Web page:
13 January 2010

Liverpool 1-2 Reading aet

Degen Carragher Agger Insua
Aquilani Lucas
Kuyt Gerrard Benayoun

Bertrand (og) 45+1’
Sigurdsson 90+3’ (pen)
Long 100’

Comical. Unfortunate. Deserved. Typical. And no, there’s no acronym there.

It looked like Liverpool would hold onto the one slice of luck received – a chance deflection in the last minute of the first half – but not this season. Even when Liverpool were in the lead, that luck was tempered by misfortune, with Torres off after 30 minutes (for Ngog) and Gerrard replaced at halftime (by Babel), both picking up knocks despite 11 days of rest between matches.

No matter the line-up, writing ‘Liverpool had more possession, but (insert opponent) had the better chances’ is seriously getting old, especially when it’s against the 21st-placed Championship side. Reading should have punished Liverpool sooner, and when Benayoun clumsily tripped Long in the box, Reading got the goal their play deserved. After that, it’s little surprise they went on to win in extra time.

Once again, it started typically, with some decent early possession. Reading defended in numbers, but pressed high effectively as well, forcing Liverpool into too many hoofs for the second straight game and prompting some gut-churning giveaways. Once again, the opposition threatened through breaks and set plays, and had two excellent openings in the 22nd and 26th. First, Rasiak missed a sitter after Church broke down Liverpool’s left and Carragher stepped over the low cross. Then, McAnuff’s deep early ball narrowly eluded the on-rushing Church.

Liverpool’s response was two half-chances fifteen minutes later – Benayoun curling high and wide after Degen’s good run and Ngog’s shot straight at Federici – until that fortunate goal. Gerrard broke into the box after Reading couldn’t clear a short corner, and when the captain got the ball back from Ngog, his low cross was diverted in by left back Bertrand.

The second half saw the home side with even more possession and little to show for it, but Reading rarely threatened Liverpool either. Until the 80th minute. For some reason, the damn burst with 10 minutes remaining, with Liverpool's lone decent chance to make it a two-goal margin Aquilani’s misplaced header in the 71st. Then McAnuff did his best Maradona impression, beating five Liverpool defenders on a mazy run from midfield only to place his shot wide of the far post, and Liverpool invited Reading on. Church could only put Gunnarsson’s header onto the roof of the net in the 85th, while Cavalieri had to push away Sigurdsson’s curler in the first minute of added time.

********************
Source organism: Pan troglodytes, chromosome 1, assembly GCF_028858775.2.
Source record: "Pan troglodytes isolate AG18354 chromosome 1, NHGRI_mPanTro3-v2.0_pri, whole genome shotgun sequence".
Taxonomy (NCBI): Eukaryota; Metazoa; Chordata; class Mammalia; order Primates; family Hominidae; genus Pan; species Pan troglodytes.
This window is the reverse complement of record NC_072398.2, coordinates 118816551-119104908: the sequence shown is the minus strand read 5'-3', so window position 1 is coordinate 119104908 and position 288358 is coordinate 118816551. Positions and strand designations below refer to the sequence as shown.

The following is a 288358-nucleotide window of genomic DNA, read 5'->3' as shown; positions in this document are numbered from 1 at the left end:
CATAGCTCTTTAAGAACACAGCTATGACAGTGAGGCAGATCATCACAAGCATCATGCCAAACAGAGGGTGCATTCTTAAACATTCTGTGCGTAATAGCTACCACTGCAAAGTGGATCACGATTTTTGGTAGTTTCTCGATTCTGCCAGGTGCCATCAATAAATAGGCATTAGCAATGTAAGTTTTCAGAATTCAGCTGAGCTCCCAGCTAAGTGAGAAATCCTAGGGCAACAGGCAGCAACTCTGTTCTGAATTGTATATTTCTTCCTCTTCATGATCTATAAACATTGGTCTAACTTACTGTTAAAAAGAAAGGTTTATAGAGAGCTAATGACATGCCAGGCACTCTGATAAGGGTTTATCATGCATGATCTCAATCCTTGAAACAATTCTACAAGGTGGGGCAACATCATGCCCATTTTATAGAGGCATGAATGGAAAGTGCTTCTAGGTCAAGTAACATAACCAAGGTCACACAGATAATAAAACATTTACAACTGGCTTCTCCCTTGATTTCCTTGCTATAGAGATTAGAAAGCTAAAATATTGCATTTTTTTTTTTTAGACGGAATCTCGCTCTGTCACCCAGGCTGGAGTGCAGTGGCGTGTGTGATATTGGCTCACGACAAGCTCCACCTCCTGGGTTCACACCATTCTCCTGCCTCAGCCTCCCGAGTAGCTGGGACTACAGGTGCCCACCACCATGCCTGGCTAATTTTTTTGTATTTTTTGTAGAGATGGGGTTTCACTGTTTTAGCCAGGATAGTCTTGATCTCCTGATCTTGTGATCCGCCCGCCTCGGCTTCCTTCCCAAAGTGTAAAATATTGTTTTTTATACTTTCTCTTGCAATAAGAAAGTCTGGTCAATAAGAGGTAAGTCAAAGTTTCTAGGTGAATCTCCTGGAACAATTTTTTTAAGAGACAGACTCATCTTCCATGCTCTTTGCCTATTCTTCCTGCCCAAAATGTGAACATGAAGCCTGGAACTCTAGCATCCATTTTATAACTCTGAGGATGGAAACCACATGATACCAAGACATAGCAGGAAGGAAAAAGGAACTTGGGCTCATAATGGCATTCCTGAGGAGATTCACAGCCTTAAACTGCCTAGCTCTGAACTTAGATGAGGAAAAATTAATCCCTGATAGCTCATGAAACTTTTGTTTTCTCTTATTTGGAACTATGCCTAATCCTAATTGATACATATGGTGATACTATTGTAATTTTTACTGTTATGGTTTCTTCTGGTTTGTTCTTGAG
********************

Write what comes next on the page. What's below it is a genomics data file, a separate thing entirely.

And then Reading got that penalty. Agger and Benayoun collided while trying to clear a ball that should have been cleared 30 seconds earlier, and Benayoun clipped Long stretching to make the tackle. Making it even worse was Liverpool denied a penalty for Bertrand's handball three minutes earlier. Sigurdsson nonchalantly sent Cavalieri the wrong way, providing us 30 minutes of Liverpool with their tails between their legs.

It couldn’t have been a worse blow to confidence. And it was little surprise to see Long find a winner ten minutes into extra time. Gunnarsson worked space down Liverpool’s left and sent in a perfect cross for Long, between Skrtel and Agger (Skrtel came on for Degen at the start of ET), to head in.

Liverpool had two good chances to equalize after Long’s goal, but both Benayoun and Ngog disappointed either side of the interval. Benayoun stayed onside to be one-on-one with Federici in the 105th, but tamely shot too close to the keeper. In the 112th, Lucas won the ball well and found Ngog, but the striker quickly snatched at the ball, mis-hitting it tamely wide. From there, Liverpool huffed and puffed, but never blew a brick out of place.

It’s the insipid, toothless performances that infuriate more than the results. I don’t fully blame Benitez for players’ form, and I certainly can’t blame him for injuries, but Liverpool have been mired in a funk with or without Gerrard and Torres. It took a fortunate deflection to score against Reading at Anfield. Liverpool played well for all of 15 minutes in the previous meeting, culminating with Gerrard’s solitary goal. And it took a moment of magic for Torres to win it at the death against Villa. That’s just the last three games, and it’s not a recent trend.

I have no suggestions. I am beaten down. I can’t defend that. The sooner the season’s over the better. I don’t want to get all melodramatic (again), but I hope the club survives. I still hope Benitez survives as well, as I've written far too often, but I have no defense for him today. There’s always a new low. Hopefully, once Liverpool dig their way to the bottom they’ll find a way back up.


Raatzie said...

Rafa's fault or not (and I lean, barely, not), he's gotta go.

It may be undeserved (and, again, that certainly is debatable), but you need to do something to spark a top 4 finish, else it is well and truly over, and you'll be covering Championship matches in two years.

drew said...

Felt increasingly inevitable from the 60th minute on, when suddenly we all realized Liverpool weren't going to push on, but were going to try to defend a one-goal lead against a Championship struggler. There's lack of confidence, and then there's absolute pants-wetting terror, and tonight it was the latter time and time again.